5 Reasons to Start from MVP

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QArea Team
QArea Team Marketing Manager
March 24, 2014
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One of the most popular ideas in software development industry in recent years is a Minimum Viable Product (MVP) concept. It means creating a project that has only the most essential features and meets necessary requirements.

Let’s take a look at the main advantages of MVP.

Reducing dissatisfactionReducing customers’ dissatisfaction with your end product. By building MVP you significantly reduce the chances that your customers will not like the product or simply don’t want it. Implementing too many bells and whistles or the wrong features can result in too much time spent for development without getting an expected feedback from customers.

Getting early reaction from usersGetting early reaction to your product from users. Before making a complex website, application or software with plenty of functional features, you might find useful to know what users’ expectations about your end product are. And this can change your course in some other direction.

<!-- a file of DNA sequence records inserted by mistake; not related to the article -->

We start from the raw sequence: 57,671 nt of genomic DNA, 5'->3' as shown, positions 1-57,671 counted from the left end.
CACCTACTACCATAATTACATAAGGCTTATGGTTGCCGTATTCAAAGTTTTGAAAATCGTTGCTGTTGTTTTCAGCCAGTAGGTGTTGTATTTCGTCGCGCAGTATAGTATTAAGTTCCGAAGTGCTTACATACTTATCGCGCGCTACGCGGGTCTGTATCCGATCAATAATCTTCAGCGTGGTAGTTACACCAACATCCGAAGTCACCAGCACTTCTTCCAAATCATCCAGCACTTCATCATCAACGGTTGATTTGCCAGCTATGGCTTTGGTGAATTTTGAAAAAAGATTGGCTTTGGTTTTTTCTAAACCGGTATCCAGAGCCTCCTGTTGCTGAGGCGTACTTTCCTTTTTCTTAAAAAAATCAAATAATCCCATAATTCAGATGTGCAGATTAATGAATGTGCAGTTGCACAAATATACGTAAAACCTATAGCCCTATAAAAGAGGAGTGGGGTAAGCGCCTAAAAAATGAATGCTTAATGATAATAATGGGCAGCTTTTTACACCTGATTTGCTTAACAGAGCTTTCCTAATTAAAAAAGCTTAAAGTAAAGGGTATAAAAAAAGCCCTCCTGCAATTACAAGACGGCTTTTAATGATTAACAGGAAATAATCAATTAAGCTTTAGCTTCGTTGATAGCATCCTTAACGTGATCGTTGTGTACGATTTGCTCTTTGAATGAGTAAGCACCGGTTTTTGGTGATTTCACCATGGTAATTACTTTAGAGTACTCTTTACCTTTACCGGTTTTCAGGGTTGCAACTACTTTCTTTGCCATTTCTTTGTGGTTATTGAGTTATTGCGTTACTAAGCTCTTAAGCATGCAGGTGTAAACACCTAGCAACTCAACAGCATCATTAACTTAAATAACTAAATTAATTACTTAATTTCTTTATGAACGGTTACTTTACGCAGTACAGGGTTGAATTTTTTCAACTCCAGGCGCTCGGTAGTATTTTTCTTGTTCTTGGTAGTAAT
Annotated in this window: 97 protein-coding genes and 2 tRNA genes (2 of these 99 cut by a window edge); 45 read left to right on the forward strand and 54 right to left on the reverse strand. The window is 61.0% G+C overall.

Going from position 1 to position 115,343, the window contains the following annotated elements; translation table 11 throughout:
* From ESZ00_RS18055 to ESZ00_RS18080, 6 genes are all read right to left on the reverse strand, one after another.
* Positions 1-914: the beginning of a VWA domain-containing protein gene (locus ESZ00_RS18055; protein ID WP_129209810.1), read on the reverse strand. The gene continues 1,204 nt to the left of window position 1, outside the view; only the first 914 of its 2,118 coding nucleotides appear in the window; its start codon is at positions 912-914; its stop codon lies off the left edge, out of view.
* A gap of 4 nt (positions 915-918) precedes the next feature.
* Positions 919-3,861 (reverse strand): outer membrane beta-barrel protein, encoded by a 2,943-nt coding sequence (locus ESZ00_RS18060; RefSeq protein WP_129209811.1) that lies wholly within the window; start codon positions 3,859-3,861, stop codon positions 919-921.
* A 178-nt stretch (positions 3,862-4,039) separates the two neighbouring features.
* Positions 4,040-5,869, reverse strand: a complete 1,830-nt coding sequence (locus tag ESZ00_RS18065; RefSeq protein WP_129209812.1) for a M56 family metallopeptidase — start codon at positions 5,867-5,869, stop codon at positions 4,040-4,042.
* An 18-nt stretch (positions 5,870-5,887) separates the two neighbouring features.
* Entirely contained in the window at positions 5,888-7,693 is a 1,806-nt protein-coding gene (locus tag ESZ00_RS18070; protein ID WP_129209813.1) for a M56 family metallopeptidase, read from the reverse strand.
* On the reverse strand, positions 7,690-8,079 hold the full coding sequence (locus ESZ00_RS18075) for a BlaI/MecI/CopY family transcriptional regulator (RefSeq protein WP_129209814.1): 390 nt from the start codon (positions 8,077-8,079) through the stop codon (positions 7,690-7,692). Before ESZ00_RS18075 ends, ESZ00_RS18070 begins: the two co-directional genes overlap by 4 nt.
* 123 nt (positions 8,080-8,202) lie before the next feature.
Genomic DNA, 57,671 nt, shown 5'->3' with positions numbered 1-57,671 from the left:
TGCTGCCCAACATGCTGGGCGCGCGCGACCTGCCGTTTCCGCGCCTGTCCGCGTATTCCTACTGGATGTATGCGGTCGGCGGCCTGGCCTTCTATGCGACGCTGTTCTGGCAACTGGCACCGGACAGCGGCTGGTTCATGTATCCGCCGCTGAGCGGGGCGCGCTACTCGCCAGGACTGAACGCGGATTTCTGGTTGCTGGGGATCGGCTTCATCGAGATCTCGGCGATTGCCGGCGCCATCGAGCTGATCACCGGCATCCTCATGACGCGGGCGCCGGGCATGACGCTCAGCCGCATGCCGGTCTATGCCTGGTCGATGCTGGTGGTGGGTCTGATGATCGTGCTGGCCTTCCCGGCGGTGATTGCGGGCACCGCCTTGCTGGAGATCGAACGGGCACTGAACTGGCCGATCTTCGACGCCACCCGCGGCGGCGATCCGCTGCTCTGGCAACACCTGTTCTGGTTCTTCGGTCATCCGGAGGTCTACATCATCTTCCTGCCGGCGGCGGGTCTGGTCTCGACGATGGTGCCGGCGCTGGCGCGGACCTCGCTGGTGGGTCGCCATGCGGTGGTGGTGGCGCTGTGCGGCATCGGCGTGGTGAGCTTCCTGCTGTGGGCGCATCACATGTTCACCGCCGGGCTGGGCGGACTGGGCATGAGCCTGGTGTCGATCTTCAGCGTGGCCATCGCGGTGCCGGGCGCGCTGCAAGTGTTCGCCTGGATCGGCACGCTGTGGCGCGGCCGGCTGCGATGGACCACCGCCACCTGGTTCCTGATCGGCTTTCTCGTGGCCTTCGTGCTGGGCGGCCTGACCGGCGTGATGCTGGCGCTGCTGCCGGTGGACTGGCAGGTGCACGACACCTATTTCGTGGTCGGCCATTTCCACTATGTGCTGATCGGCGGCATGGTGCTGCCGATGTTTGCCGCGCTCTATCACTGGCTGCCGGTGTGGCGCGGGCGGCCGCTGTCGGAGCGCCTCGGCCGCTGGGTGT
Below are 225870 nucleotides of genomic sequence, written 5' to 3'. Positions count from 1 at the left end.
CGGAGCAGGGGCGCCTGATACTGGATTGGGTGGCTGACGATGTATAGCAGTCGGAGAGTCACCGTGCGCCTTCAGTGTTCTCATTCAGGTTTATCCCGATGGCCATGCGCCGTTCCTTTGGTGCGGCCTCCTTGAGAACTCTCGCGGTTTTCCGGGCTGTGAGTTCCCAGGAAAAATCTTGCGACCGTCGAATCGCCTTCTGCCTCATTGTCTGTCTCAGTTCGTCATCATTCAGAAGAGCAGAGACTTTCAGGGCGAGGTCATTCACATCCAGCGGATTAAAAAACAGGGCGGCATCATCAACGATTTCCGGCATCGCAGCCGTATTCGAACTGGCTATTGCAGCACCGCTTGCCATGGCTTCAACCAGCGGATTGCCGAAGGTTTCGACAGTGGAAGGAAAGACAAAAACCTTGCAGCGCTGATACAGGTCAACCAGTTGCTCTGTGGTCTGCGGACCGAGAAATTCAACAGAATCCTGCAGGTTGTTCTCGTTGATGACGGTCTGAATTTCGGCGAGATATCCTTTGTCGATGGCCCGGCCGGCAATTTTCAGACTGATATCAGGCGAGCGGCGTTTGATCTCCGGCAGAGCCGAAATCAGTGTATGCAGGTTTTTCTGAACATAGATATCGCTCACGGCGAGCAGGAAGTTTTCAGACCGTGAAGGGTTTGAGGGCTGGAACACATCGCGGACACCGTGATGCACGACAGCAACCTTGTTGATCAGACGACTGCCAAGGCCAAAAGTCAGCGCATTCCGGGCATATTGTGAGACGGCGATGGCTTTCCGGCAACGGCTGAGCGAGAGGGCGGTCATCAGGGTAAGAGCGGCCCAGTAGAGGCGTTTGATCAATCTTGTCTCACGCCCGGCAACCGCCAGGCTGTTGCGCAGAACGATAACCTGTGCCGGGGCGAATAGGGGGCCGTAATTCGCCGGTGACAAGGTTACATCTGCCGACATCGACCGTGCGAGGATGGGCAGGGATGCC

Cheaper than complete productIt’s cheaper than creating a complete product. As MVP means developing a prototype with the most basic features, you save costs on developing extra functionality. This is important on the early stage when you are still not sure what features your customers would like to be added to your product.

Developing MVP is much fasterDeveloping MVP is much faster, as you are not creating a perfect product but just a minimum set of features that would solve a customers’ problem. Adding new features and implementing corrections after the users’ feedback happens in quite a fast manner.

Creating early relationships with customersCreating early relationships with customers. First users are always more likely to provide feedback and exchange opinions about existing and desired feature. Targeting your MVP to early adopters can help you create a community around your product and build relationships with users on early stages.

It’s important to avoid common mistakes when following the MVP concept:

  • Being afraid of negative feedback. Thinking that people would not like the product with limited functionality is quite reasonable. Indeed, you may face some angry comments, but they’ll become rarer with your next step and the product will be improved with account of received feedback.
  • Neglecting your customers’ opinions. Thinking that customers do not know what they want is quite a common idea, and companies often follow their own vision of the product. But you always should remember that you’re making a product for people but not for yourself.

Finding no time for reading and analyzing feedback. Saving time by doing everything at once instead of gradual development along with reading feedback might result in losing even more time afterwards.

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